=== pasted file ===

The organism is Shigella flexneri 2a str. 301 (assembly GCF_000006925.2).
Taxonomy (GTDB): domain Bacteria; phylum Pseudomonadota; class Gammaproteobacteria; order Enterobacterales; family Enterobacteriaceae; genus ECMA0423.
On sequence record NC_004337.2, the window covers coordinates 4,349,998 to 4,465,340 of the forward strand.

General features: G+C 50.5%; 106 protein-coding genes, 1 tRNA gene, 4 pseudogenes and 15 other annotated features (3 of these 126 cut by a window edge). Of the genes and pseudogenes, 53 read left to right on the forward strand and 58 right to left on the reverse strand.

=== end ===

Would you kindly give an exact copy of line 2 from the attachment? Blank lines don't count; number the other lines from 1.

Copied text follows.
Taxonomy (GTDB): domain Bacteria; phylum Pseudomonadota; class Gammaproteobacteria; order Enterobacterales; family Enterobacteriaceae; genus ECMA0423.